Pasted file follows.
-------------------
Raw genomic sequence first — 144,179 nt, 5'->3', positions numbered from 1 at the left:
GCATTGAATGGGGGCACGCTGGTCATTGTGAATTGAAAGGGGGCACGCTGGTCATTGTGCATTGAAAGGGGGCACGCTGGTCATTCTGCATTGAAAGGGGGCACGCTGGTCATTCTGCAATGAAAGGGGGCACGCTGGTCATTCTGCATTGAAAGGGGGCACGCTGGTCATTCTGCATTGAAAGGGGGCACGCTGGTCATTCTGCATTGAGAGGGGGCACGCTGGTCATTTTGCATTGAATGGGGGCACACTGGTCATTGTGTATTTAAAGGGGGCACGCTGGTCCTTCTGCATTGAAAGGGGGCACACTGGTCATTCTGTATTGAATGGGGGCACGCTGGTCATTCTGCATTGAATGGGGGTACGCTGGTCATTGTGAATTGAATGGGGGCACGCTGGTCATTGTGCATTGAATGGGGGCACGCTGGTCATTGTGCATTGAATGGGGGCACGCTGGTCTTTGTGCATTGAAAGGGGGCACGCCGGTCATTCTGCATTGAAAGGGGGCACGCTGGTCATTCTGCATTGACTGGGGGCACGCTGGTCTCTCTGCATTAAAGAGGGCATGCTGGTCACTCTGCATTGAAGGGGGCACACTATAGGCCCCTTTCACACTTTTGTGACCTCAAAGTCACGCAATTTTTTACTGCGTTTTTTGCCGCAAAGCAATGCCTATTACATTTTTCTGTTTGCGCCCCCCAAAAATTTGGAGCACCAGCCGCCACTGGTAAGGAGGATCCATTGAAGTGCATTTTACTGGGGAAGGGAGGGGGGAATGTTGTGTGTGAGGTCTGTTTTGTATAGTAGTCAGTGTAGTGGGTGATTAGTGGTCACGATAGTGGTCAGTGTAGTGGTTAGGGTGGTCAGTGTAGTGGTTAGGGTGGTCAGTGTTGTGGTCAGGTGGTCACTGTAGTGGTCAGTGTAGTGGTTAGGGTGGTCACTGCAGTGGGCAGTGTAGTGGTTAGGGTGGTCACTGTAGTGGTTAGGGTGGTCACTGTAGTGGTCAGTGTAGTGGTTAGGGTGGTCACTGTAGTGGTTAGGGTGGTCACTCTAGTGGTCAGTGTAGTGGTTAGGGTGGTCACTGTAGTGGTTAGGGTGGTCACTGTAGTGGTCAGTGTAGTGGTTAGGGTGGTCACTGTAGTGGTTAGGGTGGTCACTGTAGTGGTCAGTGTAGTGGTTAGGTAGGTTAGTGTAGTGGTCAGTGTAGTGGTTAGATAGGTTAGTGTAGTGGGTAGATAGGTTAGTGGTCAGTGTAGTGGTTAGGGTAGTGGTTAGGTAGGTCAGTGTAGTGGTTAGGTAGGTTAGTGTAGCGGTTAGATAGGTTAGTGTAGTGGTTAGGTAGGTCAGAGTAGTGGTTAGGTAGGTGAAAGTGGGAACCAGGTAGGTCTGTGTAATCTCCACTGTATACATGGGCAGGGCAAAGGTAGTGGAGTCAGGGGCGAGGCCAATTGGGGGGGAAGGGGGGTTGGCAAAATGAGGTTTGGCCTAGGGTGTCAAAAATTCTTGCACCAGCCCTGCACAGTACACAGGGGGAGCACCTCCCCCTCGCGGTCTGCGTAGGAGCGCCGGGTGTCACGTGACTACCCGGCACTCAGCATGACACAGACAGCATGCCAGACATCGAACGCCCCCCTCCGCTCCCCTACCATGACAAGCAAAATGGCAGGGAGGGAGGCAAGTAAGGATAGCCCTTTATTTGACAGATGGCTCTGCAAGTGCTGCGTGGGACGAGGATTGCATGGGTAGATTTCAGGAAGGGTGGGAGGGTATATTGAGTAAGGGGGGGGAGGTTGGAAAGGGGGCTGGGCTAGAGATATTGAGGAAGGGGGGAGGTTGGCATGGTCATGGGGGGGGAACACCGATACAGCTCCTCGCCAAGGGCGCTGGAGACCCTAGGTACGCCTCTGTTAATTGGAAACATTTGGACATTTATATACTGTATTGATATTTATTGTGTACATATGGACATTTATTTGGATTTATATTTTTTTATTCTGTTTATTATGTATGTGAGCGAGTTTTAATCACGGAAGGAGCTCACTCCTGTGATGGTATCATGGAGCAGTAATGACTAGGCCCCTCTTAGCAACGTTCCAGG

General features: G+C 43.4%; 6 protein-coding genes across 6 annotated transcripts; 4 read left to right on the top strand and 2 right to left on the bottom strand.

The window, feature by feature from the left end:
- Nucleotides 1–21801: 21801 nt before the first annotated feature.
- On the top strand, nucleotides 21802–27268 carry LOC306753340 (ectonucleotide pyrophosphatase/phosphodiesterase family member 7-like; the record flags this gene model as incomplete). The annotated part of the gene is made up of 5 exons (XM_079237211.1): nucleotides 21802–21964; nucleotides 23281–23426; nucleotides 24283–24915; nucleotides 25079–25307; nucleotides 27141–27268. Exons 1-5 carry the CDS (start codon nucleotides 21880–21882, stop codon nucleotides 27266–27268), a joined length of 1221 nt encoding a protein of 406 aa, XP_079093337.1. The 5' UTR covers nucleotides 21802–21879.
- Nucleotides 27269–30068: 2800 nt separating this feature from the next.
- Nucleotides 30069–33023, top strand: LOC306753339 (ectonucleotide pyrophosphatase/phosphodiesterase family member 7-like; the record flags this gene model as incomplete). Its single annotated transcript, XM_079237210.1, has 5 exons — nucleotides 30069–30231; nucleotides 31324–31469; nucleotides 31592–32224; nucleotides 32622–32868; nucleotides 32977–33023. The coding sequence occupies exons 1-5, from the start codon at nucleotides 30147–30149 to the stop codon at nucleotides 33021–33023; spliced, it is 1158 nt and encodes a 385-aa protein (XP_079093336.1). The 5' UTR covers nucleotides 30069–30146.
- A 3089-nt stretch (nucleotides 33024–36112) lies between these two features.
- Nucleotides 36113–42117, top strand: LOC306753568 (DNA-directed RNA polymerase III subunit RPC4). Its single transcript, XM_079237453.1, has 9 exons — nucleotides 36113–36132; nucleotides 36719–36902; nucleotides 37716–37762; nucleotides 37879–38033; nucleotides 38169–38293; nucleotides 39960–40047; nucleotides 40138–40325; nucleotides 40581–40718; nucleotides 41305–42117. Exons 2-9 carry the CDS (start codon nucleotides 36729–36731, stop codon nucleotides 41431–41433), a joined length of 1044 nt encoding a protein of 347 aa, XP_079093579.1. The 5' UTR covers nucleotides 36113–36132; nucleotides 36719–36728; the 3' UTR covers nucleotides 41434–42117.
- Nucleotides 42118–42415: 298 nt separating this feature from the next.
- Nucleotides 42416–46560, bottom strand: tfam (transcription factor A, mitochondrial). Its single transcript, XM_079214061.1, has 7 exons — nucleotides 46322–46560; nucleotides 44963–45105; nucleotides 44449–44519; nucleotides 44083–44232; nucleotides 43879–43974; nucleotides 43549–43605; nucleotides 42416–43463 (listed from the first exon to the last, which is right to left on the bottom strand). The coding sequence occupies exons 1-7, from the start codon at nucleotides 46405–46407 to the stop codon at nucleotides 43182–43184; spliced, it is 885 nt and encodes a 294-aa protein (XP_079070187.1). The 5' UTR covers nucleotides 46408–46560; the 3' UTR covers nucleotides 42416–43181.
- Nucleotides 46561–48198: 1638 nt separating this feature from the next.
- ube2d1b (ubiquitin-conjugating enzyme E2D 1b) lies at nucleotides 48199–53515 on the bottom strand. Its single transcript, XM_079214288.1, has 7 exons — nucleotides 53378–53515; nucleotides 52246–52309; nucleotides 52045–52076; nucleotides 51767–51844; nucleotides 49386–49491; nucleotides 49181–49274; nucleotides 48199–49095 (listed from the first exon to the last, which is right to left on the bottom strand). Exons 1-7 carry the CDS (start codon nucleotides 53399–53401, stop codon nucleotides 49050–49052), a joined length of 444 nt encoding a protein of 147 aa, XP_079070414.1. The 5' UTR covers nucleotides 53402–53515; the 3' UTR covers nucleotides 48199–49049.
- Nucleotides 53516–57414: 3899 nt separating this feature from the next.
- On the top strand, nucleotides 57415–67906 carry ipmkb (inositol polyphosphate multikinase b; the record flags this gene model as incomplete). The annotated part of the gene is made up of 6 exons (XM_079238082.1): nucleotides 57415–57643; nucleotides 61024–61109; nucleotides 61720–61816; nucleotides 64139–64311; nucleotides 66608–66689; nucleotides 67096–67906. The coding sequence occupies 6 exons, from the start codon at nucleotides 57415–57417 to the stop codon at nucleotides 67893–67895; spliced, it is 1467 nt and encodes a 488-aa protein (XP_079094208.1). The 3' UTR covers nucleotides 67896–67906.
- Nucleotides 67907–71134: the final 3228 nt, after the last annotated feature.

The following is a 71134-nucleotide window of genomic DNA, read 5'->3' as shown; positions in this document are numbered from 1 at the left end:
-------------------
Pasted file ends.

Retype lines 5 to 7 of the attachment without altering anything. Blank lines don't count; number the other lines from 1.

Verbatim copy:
- Nucleotides 1–21801: 21801 nt before the first annotated feature.
- On the top strand, nucleotides 21802–27268 carry LOC306753340 (ectonucleotide pyrophosphatase/phosphodiesterase family member 7-like; the record flags this gene model as incomplete). The annotated part of the gene is made up of 5 exons (XM_079237211.1): nucleotides 21802–21964; nucleotides 23281–23426; nucleotides 24283–24915; nucleotides 25079–25307; nucleotides 27141–27268. Exons 1-5 carry the CDS (start codon nucleotides 21880–21882, stop codon nucleotides 27266–27268), a joined length of 1221 nt encoding a protein of 406 aa, XP_079093337.1. The 5' UTR covers nucleotides 21802–21879.
- Nucleotides 27269–30068: 2800 nt separating this feature from the next.